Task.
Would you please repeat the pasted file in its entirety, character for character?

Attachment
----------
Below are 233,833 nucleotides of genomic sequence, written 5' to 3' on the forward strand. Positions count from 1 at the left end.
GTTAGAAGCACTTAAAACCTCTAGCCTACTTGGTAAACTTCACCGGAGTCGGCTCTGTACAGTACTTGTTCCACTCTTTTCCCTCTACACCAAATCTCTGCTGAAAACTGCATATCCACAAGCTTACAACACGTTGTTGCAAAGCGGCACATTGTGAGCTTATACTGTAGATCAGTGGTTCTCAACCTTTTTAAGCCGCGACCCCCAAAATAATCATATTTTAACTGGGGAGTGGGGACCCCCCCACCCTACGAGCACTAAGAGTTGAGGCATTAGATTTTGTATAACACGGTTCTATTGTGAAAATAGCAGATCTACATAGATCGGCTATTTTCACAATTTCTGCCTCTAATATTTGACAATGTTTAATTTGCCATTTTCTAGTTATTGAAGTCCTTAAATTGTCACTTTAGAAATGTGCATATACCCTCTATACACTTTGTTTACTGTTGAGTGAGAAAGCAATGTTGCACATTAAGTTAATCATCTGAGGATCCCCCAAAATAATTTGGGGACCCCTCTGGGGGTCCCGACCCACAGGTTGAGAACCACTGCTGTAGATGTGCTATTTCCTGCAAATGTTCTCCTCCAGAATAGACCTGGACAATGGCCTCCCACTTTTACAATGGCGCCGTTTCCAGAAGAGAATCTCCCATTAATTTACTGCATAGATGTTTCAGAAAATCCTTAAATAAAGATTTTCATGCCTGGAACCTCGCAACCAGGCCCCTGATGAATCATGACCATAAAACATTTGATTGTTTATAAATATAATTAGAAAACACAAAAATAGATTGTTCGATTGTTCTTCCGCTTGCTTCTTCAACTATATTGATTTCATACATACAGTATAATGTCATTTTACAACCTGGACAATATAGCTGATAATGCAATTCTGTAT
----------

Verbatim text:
Below are 233,833 nucleotides of genomic sequence, written 5' to 3' on the forward strand. Positions count from 1 at the left end.
GTTAGAAGCACTTAAAACCTCTAGCCTACTTGGTAAACTTCACCGGAGTCGGCTCTGTACAGTACTTGTTCCACTCTTTTCCCTCTACACCAAATCTCTGCTGAAAACTGCATATCCACAAGCTTACAACACGTTGTTGCAAAGCGGCACATTGTGAGCTTATACTGTAGATCAGTGGTTCTCAACCTTTTTAAGCCGCGACCCCCAAAATAATCATATTTTAACTGGGGAGTGGGGACCCCCCCACCCTACGAGCACTAAGAGTTGAGGCATTAGATTTTGTATAACACGGTTCTATTGTGAAAATAGCAGATCTACATAGATCGGCTATTTTCACAATTTCTGCCTCTAATATTTGACAATGTTTAATTTGCCATTTTCTAGTTATTGAAGTCCTTAAATTGTCACTTTAGAAATGTGCATATACCCTCTATACACTTTGTTTACTGTTGAGTGAGAAAGCAATGTTGCACATTAAGTTAATCATCTGAGGATCCCCCAAAATAATTTGGGGACCCCTCTGGGGGTCCCGACCCACAGGTTGAGAACCACTGCTGTAGATGTGCTATTTCCTGCAAATGTTCTCCTCCAGAATAGACCTGGACAATGGCCTCCCACTTTTACAATGGCGCCGTTTCCAGAAGAGAATCTCCCATTAATTTACTGCATAGATGTTTCAGAAAATCCTTAAATAAAGATTTTCATGCCTGGAACCTCGCAACCAGGCCCCTGATGAATCATGACCATAAAACATTTGATTGTTTATAAATATAATTAGAAAACACAAAAATAGATTGTTCGATTGTTCTTCCGCTTGCTTCTTCAACTATATTGATTTCATACATACAGTATAATGTCATTTTACAACCTGGACAATATAGCTGATAATGCAATTCTGTAT